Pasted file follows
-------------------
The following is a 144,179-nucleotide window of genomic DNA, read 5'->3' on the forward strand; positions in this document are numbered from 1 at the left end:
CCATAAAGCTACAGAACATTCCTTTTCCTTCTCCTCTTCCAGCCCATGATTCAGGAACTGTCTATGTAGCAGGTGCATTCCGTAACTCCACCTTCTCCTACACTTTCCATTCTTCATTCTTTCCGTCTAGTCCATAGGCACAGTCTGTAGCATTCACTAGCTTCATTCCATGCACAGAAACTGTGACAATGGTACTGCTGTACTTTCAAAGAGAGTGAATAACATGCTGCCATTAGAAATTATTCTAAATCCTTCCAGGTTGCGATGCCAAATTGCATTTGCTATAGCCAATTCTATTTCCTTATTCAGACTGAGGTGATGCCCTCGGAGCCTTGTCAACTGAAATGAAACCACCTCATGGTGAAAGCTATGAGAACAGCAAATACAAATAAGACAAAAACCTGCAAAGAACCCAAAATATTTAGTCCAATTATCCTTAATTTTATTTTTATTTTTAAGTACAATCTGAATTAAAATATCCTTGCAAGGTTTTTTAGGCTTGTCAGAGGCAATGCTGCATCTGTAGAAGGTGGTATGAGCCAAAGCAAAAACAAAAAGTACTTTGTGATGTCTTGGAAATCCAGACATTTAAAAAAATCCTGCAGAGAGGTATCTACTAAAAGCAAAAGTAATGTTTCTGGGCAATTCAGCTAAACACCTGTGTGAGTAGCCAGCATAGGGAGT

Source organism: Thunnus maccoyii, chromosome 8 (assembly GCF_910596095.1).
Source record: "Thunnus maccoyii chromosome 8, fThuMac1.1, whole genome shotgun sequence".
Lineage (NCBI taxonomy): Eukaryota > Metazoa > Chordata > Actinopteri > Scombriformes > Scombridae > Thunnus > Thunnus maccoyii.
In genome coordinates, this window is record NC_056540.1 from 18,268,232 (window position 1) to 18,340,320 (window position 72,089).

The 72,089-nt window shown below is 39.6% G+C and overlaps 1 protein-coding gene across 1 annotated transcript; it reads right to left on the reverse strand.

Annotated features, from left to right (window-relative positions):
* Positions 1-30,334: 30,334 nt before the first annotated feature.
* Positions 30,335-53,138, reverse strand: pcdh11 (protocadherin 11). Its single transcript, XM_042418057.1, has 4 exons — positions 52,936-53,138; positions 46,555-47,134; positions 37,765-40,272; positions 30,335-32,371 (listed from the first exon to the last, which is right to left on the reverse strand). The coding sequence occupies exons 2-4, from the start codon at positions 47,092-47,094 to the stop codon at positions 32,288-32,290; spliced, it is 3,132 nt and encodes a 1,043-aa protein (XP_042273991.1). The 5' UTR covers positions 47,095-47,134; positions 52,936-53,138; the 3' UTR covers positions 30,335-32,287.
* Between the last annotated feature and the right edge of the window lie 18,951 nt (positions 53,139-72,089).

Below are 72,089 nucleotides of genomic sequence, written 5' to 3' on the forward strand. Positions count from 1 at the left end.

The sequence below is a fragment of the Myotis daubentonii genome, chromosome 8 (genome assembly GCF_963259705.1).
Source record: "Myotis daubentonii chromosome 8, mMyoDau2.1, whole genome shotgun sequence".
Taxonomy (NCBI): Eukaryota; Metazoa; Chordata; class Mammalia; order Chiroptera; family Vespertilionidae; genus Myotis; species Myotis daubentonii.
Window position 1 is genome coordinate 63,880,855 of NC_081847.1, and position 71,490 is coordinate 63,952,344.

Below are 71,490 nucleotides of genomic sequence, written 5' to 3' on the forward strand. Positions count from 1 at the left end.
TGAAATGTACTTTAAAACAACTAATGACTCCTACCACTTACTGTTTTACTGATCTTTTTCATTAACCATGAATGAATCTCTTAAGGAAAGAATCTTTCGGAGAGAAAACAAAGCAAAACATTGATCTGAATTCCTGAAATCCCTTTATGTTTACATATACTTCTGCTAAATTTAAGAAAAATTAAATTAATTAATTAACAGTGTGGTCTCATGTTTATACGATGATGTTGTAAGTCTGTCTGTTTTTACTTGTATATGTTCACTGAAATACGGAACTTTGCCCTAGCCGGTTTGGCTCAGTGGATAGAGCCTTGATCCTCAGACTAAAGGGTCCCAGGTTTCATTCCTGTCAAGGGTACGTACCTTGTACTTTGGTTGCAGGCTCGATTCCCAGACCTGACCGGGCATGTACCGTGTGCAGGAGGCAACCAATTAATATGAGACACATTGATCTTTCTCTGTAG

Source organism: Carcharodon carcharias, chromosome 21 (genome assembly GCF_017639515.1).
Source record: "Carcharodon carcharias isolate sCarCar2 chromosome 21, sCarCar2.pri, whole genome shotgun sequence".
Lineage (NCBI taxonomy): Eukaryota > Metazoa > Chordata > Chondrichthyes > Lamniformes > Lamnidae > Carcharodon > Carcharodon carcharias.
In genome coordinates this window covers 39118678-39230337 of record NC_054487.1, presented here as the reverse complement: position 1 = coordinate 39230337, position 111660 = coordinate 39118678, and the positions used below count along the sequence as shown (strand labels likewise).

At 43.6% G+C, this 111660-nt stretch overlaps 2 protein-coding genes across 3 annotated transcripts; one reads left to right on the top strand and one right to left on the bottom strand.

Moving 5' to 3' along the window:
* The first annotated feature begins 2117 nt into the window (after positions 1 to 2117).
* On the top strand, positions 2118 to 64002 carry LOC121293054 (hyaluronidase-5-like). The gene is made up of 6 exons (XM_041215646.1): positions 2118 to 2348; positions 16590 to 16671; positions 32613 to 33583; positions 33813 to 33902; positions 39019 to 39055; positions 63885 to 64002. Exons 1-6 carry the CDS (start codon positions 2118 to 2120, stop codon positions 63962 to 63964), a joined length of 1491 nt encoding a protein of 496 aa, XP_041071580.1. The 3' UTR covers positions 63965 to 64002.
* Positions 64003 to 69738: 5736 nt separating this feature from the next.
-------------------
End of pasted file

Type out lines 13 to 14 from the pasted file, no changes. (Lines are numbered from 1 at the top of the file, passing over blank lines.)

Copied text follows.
The sequence below is a fragment of the Myotis daubentonii genome, chromosome 8 (genome assembly GCF_963259705.1).
Source record: "Myotis daubentonii chromosome 8, mMyoDau2.1, whole genome shotgun sequence".